Appeal from order of Court of Common Pleas, Trial Division, of Philadelphia, Jan. T., 1970, Nos. 656 to 659, inclusive, 661 to 664, inclusive, and 667, in case of Commonwealth of Pennsylvania v. Alonzo Robinson.
Melvin Dildine, Assistant District Attorney, with him Milton M. Stein, Assistant District Attorney, James D. Crawford, Deputy District Attorney, Richard A. Sprague, First Assistant District Attorney, and Arlen Specter, District Attorney, for Commonwealth, appellant.
Joseph Michael Smith, with him F. Emmett Fitzpatrick, Jr., and Fitzpatrick & Smith, for appellee.
Wright, P. J., Watkins, Montgomery, Jacobs, Hoffman, Spaulding, and Cercone, JJ. Opinion by Cercone, J. Montgomery and Spaulding, JJ., concur in the result.
[ 221 Pa. Super. Page 169]
The defendant Alonzo Robinson was found guilty by jury of aggravated robbery, assault with intent to murder, wantonly pointing a firearm, carrying concealed deadly weapons, and a violation of the Uniform Firearms Act. He then filed motions in arrest of judgment and for a new trial. The court below found no merit in the motion in arrest of judgment*fn1 but reluctantly granted defendant a new trial, despite what it described as "overwhelming evidence against defendant",*fn2 because it interpreted our decision in Commonwealth v. Bruno, 215 Pa. Superior Ct. 407, 258 A.2d 666 (1969), to mandate such action because of two references to photographs of the defendant.
The first reference appeared in the Assistant District Attorney's opening remarks to the jury. In describing the events leading to defendant's arrest, he stated, "Now Officer Burns recognizes the defendant. He's been carrying his picture around with him and knows that he is wanted in connection with this taproom robbery." The second reference was made by Officer Watts during the course of his cross-examination: "Q. Officer Watts, you said that the interview took place inside your home. At approximately what time? A. Approximately 11 o'clock I would imagine. Q. Are you sure it didn't take place inside the 35th District at 11 o'clock? A. That is correct. I was at the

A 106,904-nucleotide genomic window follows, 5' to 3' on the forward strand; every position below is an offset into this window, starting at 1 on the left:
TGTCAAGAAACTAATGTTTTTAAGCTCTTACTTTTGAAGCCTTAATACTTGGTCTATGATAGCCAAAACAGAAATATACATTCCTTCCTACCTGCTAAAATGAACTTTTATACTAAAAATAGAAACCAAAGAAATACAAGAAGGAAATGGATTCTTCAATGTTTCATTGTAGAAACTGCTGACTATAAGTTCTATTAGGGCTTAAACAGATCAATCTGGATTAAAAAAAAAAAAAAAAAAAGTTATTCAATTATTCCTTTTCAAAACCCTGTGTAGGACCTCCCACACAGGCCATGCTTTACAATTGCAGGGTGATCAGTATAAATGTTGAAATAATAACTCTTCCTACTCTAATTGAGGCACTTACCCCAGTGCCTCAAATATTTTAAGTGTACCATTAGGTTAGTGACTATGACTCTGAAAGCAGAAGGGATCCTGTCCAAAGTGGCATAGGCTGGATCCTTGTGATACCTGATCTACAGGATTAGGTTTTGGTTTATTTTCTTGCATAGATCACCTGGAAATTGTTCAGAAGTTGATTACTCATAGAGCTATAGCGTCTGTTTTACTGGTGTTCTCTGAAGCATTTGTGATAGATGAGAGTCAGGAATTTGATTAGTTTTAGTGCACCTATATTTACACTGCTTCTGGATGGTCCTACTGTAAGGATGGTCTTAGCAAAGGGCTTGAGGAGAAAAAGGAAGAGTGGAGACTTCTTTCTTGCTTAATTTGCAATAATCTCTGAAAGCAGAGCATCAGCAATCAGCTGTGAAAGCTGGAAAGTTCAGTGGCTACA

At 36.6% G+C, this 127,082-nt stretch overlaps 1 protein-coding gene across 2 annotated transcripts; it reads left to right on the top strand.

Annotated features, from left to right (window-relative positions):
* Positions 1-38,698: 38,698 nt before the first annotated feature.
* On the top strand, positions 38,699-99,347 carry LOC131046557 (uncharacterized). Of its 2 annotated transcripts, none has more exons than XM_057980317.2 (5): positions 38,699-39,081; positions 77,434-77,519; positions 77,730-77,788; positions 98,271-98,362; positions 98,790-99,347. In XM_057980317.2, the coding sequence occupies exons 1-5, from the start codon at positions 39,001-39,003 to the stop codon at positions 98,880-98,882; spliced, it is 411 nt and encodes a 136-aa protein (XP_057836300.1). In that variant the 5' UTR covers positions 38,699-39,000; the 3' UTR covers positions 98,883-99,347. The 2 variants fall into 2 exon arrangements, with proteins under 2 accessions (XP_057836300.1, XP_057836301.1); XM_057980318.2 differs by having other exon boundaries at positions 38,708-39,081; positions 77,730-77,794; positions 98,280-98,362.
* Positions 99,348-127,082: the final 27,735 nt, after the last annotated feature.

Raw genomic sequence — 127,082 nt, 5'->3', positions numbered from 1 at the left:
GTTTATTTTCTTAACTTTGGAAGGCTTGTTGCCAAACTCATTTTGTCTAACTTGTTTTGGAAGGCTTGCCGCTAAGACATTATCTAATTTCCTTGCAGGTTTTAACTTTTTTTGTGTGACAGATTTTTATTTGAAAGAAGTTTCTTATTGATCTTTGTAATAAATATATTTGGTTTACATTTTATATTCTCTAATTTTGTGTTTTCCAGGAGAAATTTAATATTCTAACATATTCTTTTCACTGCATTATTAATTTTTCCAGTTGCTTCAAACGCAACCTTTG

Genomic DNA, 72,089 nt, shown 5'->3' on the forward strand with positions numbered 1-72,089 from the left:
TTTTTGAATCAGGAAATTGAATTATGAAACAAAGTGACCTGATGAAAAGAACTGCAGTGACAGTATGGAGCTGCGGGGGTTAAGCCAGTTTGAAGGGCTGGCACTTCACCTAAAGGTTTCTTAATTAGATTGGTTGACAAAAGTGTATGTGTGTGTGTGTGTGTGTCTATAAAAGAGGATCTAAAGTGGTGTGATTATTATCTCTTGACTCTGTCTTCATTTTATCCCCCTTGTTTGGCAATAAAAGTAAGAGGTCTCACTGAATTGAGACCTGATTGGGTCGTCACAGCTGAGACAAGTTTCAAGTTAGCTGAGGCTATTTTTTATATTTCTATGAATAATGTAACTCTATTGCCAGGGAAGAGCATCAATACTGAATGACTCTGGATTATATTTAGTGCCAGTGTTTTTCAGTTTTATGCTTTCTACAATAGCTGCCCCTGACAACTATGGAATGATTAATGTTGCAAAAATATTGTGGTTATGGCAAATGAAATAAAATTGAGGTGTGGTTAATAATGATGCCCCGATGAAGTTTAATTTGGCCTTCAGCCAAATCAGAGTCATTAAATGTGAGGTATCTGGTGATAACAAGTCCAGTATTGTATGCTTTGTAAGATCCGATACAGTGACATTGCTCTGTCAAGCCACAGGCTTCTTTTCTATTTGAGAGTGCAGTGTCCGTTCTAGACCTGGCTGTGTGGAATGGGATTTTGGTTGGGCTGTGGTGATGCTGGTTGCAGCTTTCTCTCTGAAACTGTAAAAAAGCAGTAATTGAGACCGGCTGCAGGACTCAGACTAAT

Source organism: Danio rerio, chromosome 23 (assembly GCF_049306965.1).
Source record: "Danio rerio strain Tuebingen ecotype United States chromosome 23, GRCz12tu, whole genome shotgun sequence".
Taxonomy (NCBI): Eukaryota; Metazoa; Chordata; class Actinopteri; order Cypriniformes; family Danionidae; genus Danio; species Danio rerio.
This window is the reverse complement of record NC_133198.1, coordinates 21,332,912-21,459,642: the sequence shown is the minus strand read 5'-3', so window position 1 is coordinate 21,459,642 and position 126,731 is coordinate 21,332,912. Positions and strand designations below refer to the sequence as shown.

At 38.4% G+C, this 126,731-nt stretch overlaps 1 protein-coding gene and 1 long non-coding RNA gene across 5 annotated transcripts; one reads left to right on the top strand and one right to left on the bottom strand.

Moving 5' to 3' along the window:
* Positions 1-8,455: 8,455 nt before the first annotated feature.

[ 221 Pa. Super. Page 170]
District during the interview and at home when he brought photos. He brought the photos for me to look at, and I identified the defendant from the photos." It is defendant's contention that these two references to photographs were prejudicial because they allowed the jury to infer prior police contact and deprived him of a fair trial.
There are two matters for us to resolve in any case in which prejudice is claimed from trial references to photographs or the introduction of photographs: first, was error committed; and if so, did that error require reversal of the conviction.
In determining whether or not error was committed, the following factors must be considered: (1) was the evidence relevant to any issue in the case? (2) was it introduced in a proper manner without undue emphasis and without clear suggestion to the jury of the likelihood of prior police contact, for example without making known to the jury that the photos were "mug shots"? and (3) was the jury properly instructed under the facts of the case as to the purpose of such evidence and the inferences that could not be drawn therefrom, keeping in mind that in a given case, the proper exercise of discretion may not require the trial judge to instruct on photographs, at all, since drawing the jury's attention to them may raise prejudicial inferences in the minds of the jury?
If the evidence is relevant and is introduced without undue emphasis or clear suggestion of prior police contact and is accompanied by proper and adequate instructions to the jury, no error has been committed. The introduction of the photographs, or testimony or references relating to them, would not be under such circumstances violative of the rule which holds that proof ...